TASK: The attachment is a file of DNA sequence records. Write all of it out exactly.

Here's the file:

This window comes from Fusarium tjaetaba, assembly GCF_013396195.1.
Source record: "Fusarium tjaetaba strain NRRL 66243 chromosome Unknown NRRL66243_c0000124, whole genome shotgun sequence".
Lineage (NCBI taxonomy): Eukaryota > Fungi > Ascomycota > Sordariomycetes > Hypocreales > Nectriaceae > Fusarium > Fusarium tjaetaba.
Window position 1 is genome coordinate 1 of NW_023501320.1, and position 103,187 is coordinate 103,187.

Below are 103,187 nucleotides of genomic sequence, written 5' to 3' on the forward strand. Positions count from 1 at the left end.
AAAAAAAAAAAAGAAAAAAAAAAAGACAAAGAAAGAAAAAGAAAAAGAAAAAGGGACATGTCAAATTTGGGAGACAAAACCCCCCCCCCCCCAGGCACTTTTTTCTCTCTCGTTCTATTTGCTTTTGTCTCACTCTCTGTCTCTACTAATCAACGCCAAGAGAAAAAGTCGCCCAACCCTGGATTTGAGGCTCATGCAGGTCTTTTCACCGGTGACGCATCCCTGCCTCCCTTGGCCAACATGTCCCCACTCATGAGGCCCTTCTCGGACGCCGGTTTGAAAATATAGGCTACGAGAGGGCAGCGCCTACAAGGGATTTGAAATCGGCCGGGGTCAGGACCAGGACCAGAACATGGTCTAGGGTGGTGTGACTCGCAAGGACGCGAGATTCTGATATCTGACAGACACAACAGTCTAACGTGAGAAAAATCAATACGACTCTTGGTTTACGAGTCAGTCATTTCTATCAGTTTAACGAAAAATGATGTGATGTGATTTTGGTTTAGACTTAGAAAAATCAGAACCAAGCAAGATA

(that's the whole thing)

This window comes from Fusarium tjaetaba, assembly GCF_013396195.1.
Source record: "Fusarium tjaetaba strain NRRL 66243 chromosome Unknown NRRL66243_c0000124, whole genome shotgun sequence".
Lineage (NCBI taxonomy): Eukaryota > Fungi > Ascomycota > Sordariomycetes > Hypocreales > Nectriaceae > Fusarium > Fusarium tjaetaba.
Window position 1 is genome coordinate 1 of NW_023501320.1, and position 103,187 is coordinate 103,187.

Below are 103,187 nucleotides of genomic sequence, written 5' to 3' on the forward strand. Positions count from 1 at the left end.
AAAAAAAAAAAAGAAAAAAAAAAAGACAAAGAAAGAAAAAGAAAAAGAAAAAGGGACATGTCAAATTTGGGAGACAAAACCCCCCCCCCCCCAGGCACTTTTTTCTCTCTCGTTCTATTTGCTTTTGTCTCACTCTCTGTCTCTACTAATCAACGCCAAGAGAAAAAGTCGCCCAACCCTGGATTTGAGGCTCATGCAGGTCTTTTCACCGGTGACGCATCCCTGCCTCCCTTGGCCAACATGTCCCCACTCATGAGGCCCTTCTCGGACGCCGGTTTGAAAATATAGGCTACGAGAGGGCAGCGCCTACAAGGGATTTGAAATCGGCCGGGGTCAGGACCAGGACCAGAACATGGTCTAGGGTGGTGTGACTCGCAAGGACGCGAGATTCTGATATCTGACAGACACAACAGTCTAACGTGAGAAAAATCAATACGACTCTTGGTTTACGAGTCAGTCATTTCTATCAGTTTAACGAAAAATGATGTGATGTGATTTTGGTTTAGACTTAGAAAAATCAGAACCAAGCAAGATA